Hard to believe, but it’s been more than ten years since I looked at “faff.” The verb means dither or fuss, and is usually followed by about. The Oxford English Dictionary’s first citation, from an 1874 volume called Yorkshire Oddities, suggests that it originated as a regionalism: “T’ clock~maker‥fizzled an’ faff’d aboot her, but nivver did her a farthing’s worth o’ good.” There’s also a noun form, as in a 1960 OED citation: “Dithering about in a perpetual faff.”
Back in 2012, I labeled the word an “Outlier,” as I could find it only in one episode of Parks and Recreation and in some pieces by a New York Times sports blogger.
I was inspired to look at the word anew because Nancy Friedman sent me a tweet (remember those?) from Rick Wilson (@The RickWilson) that begins: “A bit of faffing about on the anti-anti-Trump right at the moment).”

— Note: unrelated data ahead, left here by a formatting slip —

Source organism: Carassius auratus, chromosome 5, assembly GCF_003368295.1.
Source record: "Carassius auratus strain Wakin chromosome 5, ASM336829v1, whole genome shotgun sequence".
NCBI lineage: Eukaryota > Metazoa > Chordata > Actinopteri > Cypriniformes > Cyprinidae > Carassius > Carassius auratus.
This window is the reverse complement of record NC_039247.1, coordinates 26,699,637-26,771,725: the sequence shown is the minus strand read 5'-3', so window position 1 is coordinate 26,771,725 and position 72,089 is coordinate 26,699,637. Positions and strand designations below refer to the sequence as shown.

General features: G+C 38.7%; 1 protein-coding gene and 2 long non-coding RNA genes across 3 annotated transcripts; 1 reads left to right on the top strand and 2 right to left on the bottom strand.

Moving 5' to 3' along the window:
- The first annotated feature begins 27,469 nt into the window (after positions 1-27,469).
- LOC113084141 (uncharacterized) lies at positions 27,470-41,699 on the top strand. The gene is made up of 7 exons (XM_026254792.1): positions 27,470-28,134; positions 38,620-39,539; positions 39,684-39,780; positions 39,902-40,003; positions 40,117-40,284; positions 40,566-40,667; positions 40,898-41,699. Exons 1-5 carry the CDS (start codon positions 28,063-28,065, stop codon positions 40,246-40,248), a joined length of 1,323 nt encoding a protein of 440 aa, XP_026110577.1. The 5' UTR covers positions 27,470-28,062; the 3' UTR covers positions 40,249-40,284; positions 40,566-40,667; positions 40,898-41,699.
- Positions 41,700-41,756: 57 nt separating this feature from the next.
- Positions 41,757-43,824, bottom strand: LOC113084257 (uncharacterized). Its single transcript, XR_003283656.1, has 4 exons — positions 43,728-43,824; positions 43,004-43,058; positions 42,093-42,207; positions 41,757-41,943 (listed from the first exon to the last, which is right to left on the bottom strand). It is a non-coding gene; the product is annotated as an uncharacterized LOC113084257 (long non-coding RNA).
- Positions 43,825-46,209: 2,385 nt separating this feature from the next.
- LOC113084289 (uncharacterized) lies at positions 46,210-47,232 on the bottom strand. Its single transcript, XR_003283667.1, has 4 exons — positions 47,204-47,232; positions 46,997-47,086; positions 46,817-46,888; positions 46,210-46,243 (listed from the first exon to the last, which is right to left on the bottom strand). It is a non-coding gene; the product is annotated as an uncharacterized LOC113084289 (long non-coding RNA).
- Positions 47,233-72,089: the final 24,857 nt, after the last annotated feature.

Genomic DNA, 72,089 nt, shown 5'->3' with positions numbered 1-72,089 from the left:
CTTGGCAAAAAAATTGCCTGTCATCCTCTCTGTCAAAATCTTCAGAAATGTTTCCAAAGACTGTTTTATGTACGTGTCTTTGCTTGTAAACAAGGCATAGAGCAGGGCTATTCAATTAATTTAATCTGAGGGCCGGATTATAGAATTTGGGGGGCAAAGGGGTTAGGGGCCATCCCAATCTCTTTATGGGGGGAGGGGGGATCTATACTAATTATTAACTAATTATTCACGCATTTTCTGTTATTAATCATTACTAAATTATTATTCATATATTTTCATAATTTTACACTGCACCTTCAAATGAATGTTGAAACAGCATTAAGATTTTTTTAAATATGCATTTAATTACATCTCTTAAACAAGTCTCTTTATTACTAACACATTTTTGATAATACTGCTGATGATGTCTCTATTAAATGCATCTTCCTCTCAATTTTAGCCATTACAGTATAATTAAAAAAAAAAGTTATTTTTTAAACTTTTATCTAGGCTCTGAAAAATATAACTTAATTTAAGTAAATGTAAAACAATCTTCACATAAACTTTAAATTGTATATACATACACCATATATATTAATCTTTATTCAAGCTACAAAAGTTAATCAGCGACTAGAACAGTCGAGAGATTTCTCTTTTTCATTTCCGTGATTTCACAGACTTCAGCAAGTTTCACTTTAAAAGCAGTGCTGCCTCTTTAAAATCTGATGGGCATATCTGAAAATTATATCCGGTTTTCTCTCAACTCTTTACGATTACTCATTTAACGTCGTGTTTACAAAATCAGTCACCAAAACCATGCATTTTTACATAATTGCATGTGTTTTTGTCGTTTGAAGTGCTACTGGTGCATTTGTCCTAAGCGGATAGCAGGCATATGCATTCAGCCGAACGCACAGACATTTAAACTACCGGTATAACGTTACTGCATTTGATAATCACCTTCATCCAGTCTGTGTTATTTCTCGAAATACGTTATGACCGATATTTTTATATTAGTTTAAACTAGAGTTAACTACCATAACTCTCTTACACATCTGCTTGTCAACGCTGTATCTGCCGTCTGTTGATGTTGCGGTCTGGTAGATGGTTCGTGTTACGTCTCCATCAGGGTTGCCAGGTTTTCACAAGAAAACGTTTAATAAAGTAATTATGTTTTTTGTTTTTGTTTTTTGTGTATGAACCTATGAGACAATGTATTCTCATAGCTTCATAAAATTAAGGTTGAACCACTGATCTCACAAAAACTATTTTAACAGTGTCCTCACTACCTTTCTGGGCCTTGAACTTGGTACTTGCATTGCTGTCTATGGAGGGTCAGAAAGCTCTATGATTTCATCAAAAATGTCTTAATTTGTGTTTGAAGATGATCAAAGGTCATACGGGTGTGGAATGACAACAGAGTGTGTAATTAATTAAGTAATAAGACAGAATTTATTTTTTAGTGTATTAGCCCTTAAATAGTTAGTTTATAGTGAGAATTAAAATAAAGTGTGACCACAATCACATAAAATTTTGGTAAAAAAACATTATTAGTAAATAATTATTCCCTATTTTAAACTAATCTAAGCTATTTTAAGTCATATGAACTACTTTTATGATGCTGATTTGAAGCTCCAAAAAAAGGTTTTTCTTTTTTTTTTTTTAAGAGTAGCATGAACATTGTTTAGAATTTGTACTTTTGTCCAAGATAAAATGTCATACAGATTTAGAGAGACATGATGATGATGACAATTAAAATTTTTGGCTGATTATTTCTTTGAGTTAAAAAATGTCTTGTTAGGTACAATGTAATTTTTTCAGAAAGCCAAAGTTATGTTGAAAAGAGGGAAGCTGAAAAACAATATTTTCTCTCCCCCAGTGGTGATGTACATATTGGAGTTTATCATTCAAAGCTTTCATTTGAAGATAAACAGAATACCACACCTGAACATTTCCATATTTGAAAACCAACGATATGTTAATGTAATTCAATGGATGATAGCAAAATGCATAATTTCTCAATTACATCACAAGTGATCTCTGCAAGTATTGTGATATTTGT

I checked around and and found a reasonable amount of “faffing” including:
- From a 2018 Times soccer article: “But he faffed around and did not shoot”
- A 2019 article about skiing in China: “After much Google translating and faffing about, we got a ticket with ridiculously short skis and poles for about 130 renminbi, or less than $19.”
- A tweet today from someone in Atlanta referring to “generic whine-on-Twitter faff.”
I have therefore upgraded “faff” to On the Radar.
And while I have your attention, I’ll note that the blog is up to 2,997,000 and some page views. That means it will hit three million within the next week. I’d like to set up some kind of doohickey where the three millionth person gets regaled with song and virtual fireworks, but that’s a bit beyond my capacity. I’ll have to settle for alerting you when I hit the milestone.
As always, thanks for reading and commenting.